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Advocates highlight ongoing issues adversely affecting Connecticut women

A New Daycare Center Lets Working Parents Stay Close
David Ryan / Boston Globe
Locker space for children is pictured in the childcare center at Kids & Company in Boston's Seaport District on Aug. 20, 2019. On-site child care is offered at a number of businesses and some co-working spaces, but a day care in the Seaport District is set to flip that concept on its head, offering a dedicated space where harried parents can work for free for an hour or two, or all day, while their kids are in classrooms down the hall. When the co-working space opens Sept. 3, it will be the first such operation of its kind in the country, according to Kids & Company, the Canadian child-care provider that runs the Seaport site.

A group of women gathered in Hartford to raise awareness about topics that continue to affect Connecticut women’s lives and careers. The event was organized by the Commission onWomen, Children, Seniors, Equity and Opportunity in honor and celebration of Women’s History Month.

The panel included diverse women discussing equal pay, childcare, workforce inequity, women's health, and domestic violence.

Elizabeth Fraser, the director of policy at the Connecticut Association of Human Services, said for families to be able to return to the workforce, there are three childcare issues to be addressed: affordability, schedule flexibility at daycare centers and easier licensing for providers.

"Childcare is overwhelmingly occupied by women surviving by low compensation despite their educational credentials, training, and experience,” Fraser said.

According to Procare Solutions, a company that provides child care software, infant care typically costs $1,292 per month in Connecticut as of 2020.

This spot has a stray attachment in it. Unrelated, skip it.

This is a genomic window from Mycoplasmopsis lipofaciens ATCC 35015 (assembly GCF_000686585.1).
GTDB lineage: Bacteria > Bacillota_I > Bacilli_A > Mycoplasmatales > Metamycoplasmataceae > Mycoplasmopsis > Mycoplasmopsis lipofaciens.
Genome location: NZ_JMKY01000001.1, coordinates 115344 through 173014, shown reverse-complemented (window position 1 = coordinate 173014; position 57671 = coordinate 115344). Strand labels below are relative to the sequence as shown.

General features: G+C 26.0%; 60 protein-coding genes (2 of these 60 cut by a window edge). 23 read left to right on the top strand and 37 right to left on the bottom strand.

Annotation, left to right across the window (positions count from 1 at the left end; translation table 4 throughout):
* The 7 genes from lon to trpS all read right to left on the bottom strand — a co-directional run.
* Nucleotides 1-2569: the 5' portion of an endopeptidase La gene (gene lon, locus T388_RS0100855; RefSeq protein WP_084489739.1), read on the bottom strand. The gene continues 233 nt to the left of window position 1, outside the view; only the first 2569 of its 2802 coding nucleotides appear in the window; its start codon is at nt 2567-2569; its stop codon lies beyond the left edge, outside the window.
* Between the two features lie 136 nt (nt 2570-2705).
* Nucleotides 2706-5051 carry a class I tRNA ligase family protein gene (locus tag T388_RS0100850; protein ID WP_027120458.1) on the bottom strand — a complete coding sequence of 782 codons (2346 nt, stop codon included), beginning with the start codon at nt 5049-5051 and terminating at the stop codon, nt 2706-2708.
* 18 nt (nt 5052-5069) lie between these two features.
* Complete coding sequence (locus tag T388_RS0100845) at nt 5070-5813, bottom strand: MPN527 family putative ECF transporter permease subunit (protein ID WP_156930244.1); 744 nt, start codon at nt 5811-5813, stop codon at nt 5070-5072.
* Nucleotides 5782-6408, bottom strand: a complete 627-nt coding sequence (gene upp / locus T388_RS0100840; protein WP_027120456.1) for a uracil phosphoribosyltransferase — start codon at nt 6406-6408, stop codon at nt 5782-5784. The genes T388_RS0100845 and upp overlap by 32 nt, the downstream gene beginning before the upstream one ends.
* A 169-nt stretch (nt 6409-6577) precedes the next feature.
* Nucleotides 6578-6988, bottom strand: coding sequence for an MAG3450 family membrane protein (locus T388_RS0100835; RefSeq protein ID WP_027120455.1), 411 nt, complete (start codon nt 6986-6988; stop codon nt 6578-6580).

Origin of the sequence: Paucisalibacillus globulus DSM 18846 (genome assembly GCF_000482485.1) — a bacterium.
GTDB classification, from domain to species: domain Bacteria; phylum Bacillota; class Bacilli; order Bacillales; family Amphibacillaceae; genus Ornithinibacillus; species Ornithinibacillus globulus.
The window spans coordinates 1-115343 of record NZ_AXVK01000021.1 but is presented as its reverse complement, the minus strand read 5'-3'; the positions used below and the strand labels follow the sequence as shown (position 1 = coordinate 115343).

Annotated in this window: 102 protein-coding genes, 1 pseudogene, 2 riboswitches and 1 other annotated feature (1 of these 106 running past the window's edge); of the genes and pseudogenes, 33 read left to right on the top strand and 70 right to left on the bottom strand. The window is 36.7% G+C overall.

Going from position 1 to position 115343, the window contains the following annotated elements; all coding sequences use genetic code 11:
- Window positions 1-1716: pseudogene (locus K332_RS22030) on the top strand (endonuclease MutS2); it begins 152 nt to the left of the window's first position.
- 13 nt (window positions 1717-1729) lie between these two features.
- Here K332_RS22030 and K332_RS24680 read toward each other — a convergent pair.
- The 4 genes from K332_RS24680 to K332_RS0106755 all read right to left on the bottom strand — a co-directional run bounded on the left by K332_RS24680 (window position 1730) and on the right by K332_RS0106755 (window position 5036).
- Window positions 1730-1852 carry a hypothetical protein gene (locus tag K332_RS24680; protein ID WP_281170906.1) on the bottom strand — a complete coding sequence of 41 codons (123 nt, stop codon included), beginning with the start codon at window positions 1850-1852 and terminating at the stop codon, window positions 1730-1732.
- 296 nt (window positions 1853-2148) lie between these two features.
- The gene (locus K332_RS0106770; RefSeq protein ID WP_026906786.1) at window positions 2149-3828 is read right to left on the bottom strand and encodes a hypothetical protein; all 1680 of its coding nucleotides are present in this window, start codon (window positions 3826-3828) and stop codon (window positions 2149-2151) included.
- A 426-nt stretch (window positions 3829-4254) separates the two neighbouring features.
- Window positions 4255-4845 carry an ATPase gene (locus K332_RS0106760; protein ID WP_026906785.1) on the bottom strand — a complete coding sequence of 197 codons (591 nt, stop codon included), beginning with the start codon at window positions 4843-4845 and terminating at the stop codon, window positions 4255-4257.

Fraser said she had seen mothers unable to follow a career path because of child care costs, leaving them at a financial disadvantage and a lower chance for a successful future. She added that early education providers, who often are women of color, face economic challenges.

The policy director at the Connecticut Women's Education and Legal Fund, Nicole Sanclemente, said transparency in the workforce is critical to addressing women’s wages. She referred to several proposed bills and hoped for their passage, which she believes would help low-income families and women.

"We are pushing for the expansion of sick pay days,” Sanclemente said. “We see that workers that are left out are part-time workers, domestic workers, and those who do not fit the definition of service worker. And women, especially women of color, who are present in all these categories."

Last week, workers, union representatives, and some state legislators gathered to support three bills to raise tipped minimum wage rates, require predictable scheduling, and expand paid sick days.

Ayesha R. Clarke, interim executive director at Health Equity Solutions, sought change in areas of women's mental and physical health, as well.

Meghan Scanlon is the president and CEO of the Connecticut Coalition Against Domestic Violence. She explained that nearly 100% of survivors who followed up with domestic violence services were identified as still being in “high danger.”

"People in 99% of cases experience financial abuse, and when an individual gets ready to leave, that is one of the most dangerous times," Scanlon said.

She added that her organization is working on several bills to protect women's life and financial independence.